In the zone: the nine elements of “flow”

Mihalyi Csikszentmihalyi, former chairman of the department of psychology at the University of Chicago, a well-known research psychologist has spent most of his life studying this state, which he calls “flow".

Csikszentmihalyi identified nine elements of flow that he saw repeatedly in his research:

1. There are clear goals every step of the way. In many everyday situations, there are contradictory demands and it’s sometimes quite unclear what should occupy our attention. But in a flow experience, you have a clear purpose and a good grasp of what to do next.

2. There is immediate feedback to one’s actions. When you’re in flow, you know how well you’re doing.

3. There is a balance between challenges and skills. If a challenge is too demanding compared to your skill level, you get frustrated. If it’s too easy, you get bored. In a flow experience, there is a pretty good match between your abilities and the demands of the situation. You feel engaged by the challenge, but not overwhelmed.

4. Action and awareness are merged. People are often thinking about something that happened – or might happen – in another time or place. But in flow, you’re concentrated on what you’re doing.

5. Distractions are excluded from consciousness. Because you’re absorbed in the activity, you’re only aware of what’s relevant to the task at hand, and you don’t think about unrelated things. By being focused on the activity, unease that can cause anxiety and depression is set aside.

6. There is no worry of failure. In a state of flow, you’re too involved to be concerned about failing. You just don’t think about failure. You know what has to be done and you just do it.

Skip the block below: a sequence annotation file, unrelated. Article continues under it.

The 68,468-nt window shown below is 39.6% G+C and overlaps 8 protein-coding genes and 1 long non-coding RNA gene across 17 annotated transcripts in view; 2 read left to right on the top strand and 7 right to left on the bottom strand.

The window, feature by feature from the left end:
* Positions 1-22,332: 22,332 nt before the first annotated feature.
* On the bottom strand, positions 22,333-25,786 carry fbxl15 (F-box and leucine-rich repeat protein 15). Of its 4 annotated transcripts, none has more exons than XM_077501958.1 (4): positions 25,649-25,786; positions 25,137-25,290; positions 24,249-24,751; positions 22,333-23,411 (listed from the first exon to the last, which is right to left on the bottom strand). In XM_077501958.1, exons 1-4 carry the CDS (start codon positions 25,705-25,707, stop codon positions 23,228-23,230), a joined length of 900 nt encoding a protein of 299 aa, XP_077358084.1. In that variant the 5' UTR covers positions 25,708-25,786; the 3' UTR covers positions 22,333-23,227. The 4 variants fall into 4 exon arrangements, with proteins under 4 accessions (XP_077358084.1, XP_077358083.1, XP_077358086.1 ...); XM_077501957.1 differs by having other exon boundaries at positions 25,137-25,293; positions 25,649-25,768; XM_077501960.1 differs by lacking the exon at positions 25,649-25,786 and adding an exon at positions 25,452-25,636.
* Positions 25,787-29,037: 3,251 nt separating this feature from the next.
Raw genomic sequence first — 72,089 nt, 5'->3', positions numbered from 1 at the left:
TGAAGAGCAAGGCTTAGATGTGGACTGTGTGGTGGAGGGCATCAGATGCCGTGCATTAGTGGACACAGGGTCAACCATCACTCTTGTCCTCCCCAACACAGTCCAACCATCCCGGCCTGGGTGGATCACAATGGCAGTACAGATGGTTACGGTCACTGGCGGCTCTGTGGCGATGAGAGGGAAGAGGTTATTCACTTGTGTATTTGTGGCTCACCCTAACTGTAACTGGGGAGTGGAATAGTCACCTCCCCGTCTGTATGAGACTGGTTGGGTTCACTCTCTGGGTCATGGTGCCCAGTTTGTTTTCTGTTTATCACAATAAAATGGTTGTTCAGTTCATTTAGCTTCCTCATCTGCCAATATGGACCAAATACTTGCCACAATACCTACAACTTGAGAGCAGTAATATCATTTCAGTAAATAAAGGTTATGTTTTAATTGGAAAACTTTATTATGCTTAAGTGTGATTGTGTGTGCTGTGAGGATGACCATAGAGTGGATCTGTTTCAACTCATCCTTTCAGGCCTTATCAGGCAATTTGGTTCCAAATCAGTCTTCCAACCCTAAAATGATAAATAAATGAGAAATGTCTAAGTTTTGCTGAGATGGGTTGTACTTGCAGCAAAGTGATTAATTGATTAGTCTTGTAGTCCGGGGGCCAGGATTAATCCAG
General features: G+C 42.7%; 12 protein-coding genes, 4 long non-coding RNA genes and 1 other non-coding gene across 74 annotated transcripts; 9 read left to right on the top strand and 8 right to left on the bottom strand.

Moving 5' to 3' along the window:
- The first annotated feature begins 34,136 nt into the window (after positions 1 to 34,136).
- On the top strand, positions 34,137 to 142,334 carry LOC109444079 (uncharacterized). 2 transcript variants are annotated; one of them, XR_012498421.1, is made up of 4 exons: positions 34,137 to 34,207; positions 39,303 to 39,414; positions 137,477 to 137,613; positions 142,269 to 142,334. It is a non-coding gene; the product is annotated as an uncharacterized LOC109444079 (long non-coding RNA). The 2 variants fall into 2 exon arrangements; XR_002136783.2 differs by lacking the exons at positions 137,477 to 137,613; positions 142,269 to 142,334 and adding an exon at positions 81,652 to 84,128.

7. Self-consciousness disappears. People often spend a lot of mental energy monitoring how they appear to others. In a flow state, you’re too involved in the activity to care about protecting your ego. You might even feel connected to something larger than yourself. Paradoxically, the experience of letting go of the self can strengthen it.

8. The sense of time becomes distorted. Time flies when you’re really engaged. On the other hand, time may seem to slow down at the moment of executing some action for which you’ve trained and developed a high degree of skill.

9. The activity becomes “autotelic” (an end in itself, done for it’s own sake). Some activities are done for their own sake, for the enjoyment an experience provides, like most art, music, or sports. Other activities, which are done for some future purpose or goal – like things you have to do as part of your job – may only be a means to an end. But some of these goal-oriented activities can also become ends in themselves, and enjoyed for their own sake. Csikszentmihalyi concludes by saying that “in many ways, the secret to a happy life is to learn to get flow from as many of the things we have to do as possible.”

source: Dr. Steve Wright |

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